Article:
Last medically reviewed on September 9, 2016

You’ve bought a passion fruit at the store, but how are you supposed to eat it? Read on for step-by-step directions and recipes.

Maracuja seeds

The common edible passion fruit. Grown around the world, produces egg sized fruit filled with wonderfully tart, bright orange pulp. See also information on the lilikoi, a yellow variety of the fruit.

Seed Availability

Seeds are now available at our seed store.

Description

A vigorous vine, especially in the tropics, the passion fruit can grow over 20ft in a single year.

Hardiness

Passion fruit vines are hardy to 32F, so protect from any frosts. They can withstand short drops below 32F but foliage may die back.

Growing Environment

Pruning is a must to keep the vine healthy. Prune off less vigorous growth and occasionally prune back vigorous growth to promote flowering. The long tendrils need lots of support for climbing. When established, and without care, the passion fruit can easily overtake other garden plants, shading them from sun. Flowering occurs from April-November but may occasionally continue year-round if conditions are right. Individual flowers bloom for just 12-24 hours before closing. Flowers will self-pollinate and are followed by green fruit, turning purple when ripe. Fruits usually ripen from flowering in 80 days. The vines love full sun except in climates where the temperature frequently surpasses 100F, vines should be given shade. Water frequently and provide good drainage. Plants are short-lived, usually maintaining good productivity for 4-6 years. Harvest fruits when fruit falls from plant. Fruits are best eaten when wrinkles appear on their surface.

Propagation

General propagated from seeds which show widely variable germination rates, from a few weeks to months. Longer germination times are seen particularly if conditions are not ideal. Seeds like bottom heat of 70-80F for faster germination. Some people soak seeds in warm to hot water overnight before planting. Giberrelic acid treatment is also recommended. Once sprouted, the vines usually produce by the first year.

Germination Info

It is recommended to pretreat Passiflora seeds before planting. They contain a hard seed coat and are very slow to sprout. There are various pretreatment methods, but the simplest is to soak the seeds for 24-48 hours in warm to the touch water, just prior to planting. Optionally, seeds can be lightly scarified with sand paper to provide some permeation on the seed coat.

Once pretreated, plant seeds 1/2-1″ deep in moist, sterile soil. Keep soil temperature consistent at 70-85F, with some day/variation in this range. Cool soils will significantly delay seed germination time if not inhibit germination altogether. Standard room temperature can be too cool for proper germination.

Estimated germination time under optimal conditions: 6 weeks to 6 months.

Pulp is often eaten fresh, seeds are edible. Used as a flavoring in drinks, desserts, sauces, and many other foods. Seeds can be extracted from pulp by putting pulp in a blender on low speed. Run mixture through a strainer to retain pulp and juice.

Native Range

Native to South America, from Paraguay, Brazil, and Argentina. The passion fruit is now grown around the world, and sizable feral populations now occur in Asia, Australia, and Hawaii. The passion fruit is subtropical and is found at higher elevations in the tropics. In Hawaii, the passion fruit tends to grow wild above 1000ft. Despite being an important commercial crop, both types of passion fruits have become pest species in some tropical regions, particularly Hawaii and other Pacific Islands.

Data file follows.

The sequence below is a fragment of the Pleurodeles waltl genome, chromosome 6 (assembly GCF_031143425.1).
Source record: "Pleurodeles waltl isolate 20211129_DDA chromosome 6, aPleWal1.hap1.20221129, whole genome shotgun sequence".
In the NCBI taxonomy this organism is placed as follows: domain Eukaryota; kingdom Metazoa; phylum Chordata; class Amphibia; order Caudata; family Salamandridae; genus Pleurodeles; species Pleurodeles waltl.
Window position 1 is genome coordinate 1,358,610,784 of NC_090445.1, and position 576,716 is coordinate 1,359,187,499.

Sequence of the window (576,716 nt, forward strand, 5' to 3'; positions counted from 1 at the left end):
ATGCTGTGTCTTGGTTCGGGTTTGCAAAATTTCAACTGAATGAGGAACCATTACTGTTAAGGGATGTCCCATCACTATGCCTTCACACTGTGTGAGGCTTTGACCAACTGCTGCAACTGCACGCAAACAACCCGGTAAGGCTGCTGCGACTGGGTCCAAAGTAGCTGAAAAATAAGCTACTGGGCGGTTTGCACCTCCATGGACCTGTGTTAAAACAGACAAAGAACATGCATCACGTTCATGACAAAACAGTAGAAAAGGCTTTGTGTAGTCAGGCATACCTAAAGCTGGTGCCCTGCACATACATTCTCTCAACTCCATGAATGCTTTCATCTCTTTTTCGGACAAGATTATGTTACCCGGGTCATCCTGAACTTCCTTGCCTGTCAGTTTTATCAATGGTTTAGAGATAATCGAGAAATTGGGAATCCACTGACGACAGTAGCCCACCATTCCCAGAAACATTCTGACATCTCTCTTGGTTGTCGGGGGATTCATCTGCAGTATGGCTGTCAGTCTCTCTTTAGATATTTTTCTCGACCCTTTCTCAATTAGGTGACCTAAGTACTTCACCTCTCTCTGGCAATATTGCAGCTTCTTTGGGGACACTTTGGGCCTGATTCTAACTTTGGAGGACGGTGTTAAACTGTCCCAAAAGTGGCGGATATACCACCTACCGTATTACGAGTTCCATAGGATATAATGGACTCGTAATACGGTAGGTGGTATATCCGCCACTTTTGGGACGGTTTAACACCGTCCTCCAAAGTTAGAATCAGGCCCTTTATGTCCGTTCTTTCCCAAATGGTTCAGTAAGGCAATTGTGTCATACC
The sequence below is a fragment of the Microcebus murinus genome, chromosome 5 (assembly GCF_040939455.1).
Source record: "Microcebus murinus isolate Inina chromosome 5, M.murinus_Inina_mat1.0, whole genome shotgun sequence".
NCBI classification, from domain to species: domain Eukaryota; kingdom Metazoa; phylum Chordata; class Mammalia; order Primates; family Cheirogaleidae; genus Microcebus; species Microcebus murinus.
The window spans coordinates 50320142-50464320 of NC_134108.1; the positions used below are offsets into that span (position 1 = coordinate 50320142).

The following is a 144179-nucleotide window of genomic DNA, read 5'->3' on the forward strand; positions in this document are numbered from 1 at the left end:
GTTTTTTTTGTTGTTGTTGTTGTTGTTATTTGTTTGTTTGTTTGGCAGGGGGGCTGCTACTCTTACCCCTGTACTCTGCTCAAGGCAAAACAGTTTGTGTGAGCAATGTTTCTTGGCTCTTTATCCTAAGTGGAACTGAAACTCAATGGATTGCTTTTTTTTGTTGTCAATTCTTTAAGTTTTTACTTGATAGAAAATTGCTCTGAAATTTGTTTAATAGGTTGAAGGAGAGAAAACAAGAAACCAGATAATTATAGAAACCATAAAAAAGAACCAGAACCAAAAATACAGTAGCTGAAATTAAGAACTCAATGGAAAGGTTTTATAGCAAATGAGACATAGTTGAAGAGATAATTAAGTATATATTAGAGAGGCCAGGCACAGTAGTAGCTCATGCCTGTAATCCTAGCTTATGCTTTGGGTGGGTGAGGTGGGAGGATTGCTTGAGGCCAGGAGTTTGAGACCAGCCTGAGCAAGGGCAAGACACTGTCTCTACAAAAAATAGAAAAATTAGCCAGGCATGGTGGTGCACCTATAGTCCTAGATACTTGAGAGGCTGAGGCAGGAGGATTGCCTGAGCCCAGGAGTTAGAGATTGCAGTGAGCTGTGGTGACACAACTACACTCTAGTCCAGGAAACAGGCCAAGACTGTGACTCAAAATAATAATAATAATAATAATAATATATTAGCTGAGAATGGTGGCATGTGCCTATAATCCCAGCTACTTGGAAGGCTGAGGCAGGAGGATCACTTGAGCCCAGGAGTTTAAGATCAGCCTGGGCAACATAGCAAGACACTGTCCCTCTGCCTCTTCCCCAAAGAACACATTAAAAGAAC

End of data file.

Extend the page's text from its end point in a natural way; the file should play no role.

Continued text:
Additional Pictures

Related Species

Passifloraceae
Passiflora actinia
Passiflora actinia
Passiflora alata
Fragrant Granadilla
Passiflora biflora
Two-Flowered Passion Flower
Passiflora caerulea
Blue Passion Flower
Passiflora coccinea
Red Granadilla
Passiflora colinvauxii
Passiflora colinvauxii
Passiflora coriacea
Bat-Leaved Passion Flower
Passiflora edulis
Passion Fruit
Passiflora edulis var. flavicarpa
Lilikoi
Passiflora foetida
Wild Water Lemon
Passiflora gibertii
Passiflora gibertii
Passiflora gilbertiana
Passiflora gilbertiana
Passiflora helleri
Passiflora helleri
Passiflora herbertiana
Native Passion Fruit
Passiflora incarnata
Maypop
Passiflora incarnata x cinnicata
Passiflora ‘Incense’
Passiflora laurifolia
Water Lemon
Passiflora ligularis
Sweet Granadilla
Passiflora loefgrenii
Garlic Passion Fruit
Passiflora macrophylla
Tree Passion Flower
Passiflora maliformis
Sweet Calabash
Passiflora mollissima
Banana Passion Fruit
Passiflora morifolia
Woodland Passion Flower
Passiflora nitida
Bell Apple
Passiflora pallens
Pineland Passion Flower
Passiflora parritae
Passiflora parritae
Passiflora parritae x antioquiensis
Passiflora parritae x antioquiensis
Passiflora popenovii
Quijos Granadilla
Passiflora quadrangularis
Giant Granadilla
Passiflora setacea
Sururuca
Passiflora sidaefolia
Passiflora sidaefolia
Passiflora subpeltata
White Passion Flower
Passiflora trifasciata
Tri-Colored Passion Vine
Passiflora vitifolia
Grape Leaved Passion Fruit
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Maracuja seeds The common edible passion fruit. Grown around the world, produces egg sized fruit filled with wonderfully tart, bright orange pulp. See also information on the lilikoi, a yellow ]]>